Matt Sheaff, director of communications for Rhode Island Commerce Corporation, finishing the virtual Providence Marathon in April 2020. He has been working with local race directors on plans for road races.Matt Sheaff

When Sheaff posted his accomplishment on social media, it caught the eye of another runner, Bill Kole, the New England editor for the Associated Press. Though they’d never met, the three-time Boston marathon finisher grabbed his medal from the 2012 race and went to Sheaff’s house.

“I found it really stirring, because marathons aren’t meant to be run that way, and I wanted to do something to help Matt celebrate his achievement,” Kole said later. “Fresh from his effort, he was moving pretty stiffly when he came down to meet me on the sidewalk outside his apartment, and he was blown away. I texted him later: ‘Bro, a first marathon is such a special accomplishment. You should have finished to the cheers of a big crowd. No way you get out of this without a little well-deserved bling!’”


This is what Sheaff loves about running — and what he worked to convey to the non-runners in state government.

“It’s important to get races going, because there’s such a sense of community in the running community,” Sheaff said. “While folks have their individual goals, at a race, you see people come together and cheer each other on. There’s a sense of community and bonding at a race, and it’s exciting that it’s coming back.”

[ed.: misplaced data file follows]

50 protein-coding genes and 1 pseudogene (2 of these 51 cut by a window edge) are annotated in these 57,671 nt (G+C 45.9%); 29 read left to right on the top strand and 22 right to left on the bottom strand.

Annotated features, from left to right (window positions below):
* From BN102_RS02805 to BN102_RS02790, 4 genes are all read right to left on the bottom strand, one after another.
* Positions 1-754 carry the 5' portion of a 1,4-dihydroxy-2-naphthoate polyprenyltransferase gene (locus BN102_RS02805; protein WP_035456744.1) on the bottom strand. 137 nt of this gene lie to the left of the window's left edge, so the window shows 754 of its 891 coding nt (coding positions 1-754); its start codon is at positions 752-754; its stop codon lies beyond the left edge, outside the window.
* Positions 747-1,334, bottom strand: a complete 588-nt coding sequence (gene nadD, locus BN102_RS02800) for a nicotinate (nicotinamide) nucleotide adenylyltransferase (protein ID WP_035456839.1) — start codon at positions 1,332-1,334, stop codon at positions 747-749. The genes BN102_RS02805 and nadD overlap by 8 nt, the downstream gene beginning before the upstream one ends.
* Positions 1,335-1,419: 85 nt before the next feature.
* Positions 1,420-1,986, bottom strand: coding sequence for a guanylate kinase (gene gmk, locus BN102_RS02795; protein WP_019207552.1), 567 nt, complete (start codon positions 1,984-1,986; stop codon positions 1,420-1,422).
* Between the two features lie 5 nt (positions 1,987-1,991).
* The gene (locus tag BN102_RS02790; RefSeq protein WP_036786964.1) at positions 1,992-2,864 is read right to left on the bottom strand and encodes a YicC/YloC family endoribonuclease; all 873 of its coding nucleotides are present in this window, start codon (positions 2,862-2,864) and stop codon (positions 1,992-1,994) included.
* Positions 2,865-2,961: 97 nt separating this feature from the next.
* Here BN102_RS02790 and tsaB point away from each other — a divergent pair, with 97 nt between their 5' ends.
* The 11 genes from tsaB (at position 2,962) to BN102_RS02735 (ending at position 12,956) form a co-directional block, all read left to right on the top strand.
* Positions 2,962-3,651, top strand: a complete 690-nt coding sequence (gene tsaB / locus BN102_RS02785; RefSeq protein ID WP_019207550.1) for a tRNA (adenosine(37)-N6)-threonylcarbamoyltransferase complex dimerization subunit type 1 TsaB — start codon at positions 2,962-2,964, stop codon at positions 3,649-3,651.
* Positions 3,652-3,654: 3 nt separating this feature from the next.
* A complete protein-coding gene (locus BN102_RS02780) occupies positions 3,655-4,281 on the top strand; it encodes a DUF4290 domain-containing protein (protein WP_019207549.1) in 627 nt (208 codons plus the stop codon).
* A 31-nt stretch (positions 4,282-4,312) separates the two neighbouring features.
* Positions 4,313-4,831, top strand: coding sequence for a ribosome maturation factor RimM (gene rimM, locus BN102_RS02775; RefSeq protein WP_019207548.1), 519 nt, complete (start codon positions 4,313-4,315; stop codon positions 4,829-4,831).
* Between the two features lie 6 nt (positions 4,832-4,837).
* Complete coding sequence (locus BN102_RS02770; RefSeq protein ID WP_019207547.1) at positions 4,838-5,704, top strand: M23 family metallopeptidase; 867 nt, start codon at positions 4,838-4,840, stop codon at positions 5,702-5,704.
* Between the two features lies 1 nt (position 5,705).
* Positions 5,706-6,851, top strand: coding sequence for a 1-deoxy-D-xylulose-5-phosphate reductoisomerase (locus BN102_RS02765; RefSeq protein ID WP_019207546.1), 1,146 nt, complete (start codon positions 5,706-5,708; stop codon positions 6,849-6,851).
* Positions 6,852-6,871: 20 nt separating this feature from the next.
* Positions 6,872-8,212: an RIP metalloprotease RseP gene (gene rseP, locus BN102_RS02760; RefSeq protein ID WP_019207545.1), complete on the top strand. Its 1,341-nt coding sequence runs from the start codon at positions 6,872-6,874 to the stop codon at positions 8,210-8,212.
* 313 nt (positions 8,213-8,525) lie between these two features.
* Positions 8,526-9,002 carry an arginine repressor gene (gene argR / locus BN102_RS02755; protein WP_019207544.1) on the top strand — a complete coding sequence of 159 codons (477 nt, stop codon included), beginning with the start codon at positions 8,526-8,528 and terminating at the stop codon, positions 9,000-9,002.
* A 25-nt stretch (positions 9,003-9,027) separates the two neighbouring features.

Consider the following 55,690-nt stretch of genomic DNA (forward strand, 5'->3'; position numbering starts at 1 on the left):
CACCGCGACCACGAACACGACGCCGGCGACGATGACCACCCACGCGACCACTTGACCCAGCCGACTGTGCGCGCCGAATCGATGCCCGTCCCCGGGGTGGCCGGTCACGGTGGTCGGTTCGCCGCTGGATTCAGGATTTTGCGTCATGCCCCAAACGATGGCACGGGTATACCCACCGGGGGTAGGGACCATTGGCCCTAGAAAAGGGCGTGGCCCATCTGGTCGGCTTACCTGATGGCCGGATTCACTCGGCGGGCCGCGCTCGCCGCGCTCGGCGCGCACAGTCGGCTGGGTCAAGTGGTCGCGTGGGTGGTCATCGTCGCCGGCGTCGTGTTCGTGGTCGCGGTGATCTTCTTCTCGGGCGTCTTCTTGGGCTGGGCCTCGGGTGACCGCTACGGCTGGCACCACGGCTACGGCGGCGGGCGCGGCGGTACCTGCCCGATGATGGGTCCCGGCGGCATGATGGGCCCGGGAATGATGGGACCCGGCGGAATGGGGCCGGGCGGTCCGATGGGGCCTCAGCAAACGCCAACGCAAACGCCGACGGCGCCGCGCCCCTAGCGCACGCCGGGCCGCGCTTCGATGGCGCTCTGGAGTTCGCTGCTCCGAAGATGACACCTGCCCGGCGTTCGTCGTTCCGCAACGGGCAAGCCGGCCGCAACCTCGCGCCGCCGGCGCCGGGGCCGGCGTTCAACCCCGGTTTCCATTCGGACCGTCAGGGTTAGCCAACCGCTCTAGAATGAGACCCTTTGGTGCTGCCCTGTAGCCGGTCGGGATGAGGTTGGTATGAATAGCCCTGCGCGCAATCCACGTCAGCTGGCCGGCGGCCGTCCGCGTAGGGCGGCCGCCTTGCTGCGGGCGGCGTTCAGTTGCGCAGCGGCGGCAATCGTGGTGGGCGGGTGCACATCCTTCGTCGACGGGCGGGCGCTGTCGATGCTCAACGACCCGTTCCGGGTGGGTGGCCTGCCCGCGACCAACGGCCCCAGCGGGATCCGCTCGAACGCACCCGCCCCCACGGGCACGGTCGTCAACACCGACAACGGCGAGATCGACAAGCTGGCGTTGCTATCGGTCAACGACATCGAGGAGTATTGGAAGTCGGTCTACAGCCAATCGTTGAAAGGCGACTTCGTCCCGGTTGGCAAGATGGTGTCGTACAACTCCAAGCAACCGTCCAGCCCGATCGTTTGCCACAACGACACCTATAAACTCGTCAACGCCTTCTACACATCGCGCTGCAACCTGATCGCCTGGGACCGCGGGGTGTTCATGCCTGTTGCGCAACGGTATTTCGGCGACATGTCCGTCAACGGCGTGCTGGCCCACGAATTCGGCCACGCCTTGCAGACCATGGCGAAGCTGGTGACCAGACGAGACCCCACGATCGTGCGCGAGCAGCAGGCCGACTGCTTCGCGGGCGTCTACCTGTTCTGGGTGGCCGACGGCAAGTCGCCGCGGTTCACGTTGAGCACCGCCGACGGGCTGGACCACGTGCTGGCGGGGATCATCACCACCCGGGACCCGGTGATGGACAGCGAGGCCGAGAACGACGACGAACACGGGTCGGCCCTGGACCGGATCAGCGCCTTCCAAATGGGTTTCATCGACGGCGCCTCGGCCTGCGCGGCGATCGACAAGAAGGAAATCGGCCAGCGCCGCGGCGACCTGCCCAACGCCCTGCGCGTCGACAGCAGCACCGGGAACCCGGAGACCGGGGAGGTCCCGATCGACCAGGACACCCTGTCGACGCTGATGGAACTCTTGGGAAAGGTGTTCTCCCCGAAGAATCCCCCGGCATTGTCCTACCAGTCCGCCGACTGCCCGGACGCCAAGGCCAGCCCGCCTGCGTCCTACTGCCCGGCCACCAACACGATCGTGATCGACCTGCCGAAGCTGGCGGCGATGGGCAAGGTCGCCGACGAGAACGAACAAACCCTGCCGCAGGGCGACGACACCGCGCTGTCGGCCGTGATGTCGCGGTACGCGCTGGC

More than just camaraderie, there is a real financial factor to the races. There are nonprofits and charities that benefit from the money raised by races, plus vendors and local hospitality venues that are patronized by runners after the races, Sheaff said.

Of course, none of that was possible in the early months of the pandemic. Health officials were still learning about how the coronavirus spread, states shut down all but essential businesses, and recommended that people avoid any gatherings and wear masks. Over time, those recommendations changed and hospitality and tourism began to open up again — but in Rhode Island, state and local officials were still leery about road races.

New Hampshire wasn’t, however. John Mortimer, the owner and founder of Millennium Running, took the lead in working with New Hampshire’s COVID task force on guidance for producing road races during the pandemic.

They had the support of Governor Chris Sununu, who ran the Boston Marathon and “now runs the state,” joked Mortimer. After publishing the state guidance last June, New Hampshire saw its first races in August.


During the pandemic, Millennium Running became the only company producing running events in New England. Mortimer said they’ve held 40 events with 15,000 finishers — and contract tracing “hasn’t found a blip” of COVID-19 from any of the events.

New Hampshire set the groundwork for Rhode Island and other states to follow, with staggered starts of two runners every five seconds, for example, to make sure runners are spread out. That does mean that the process takes a lot longer — “What used to take three minutes to get everyone across the starting line now takes three hours” — but it’s what they needed to do to comply with social distancing, Mortimer said.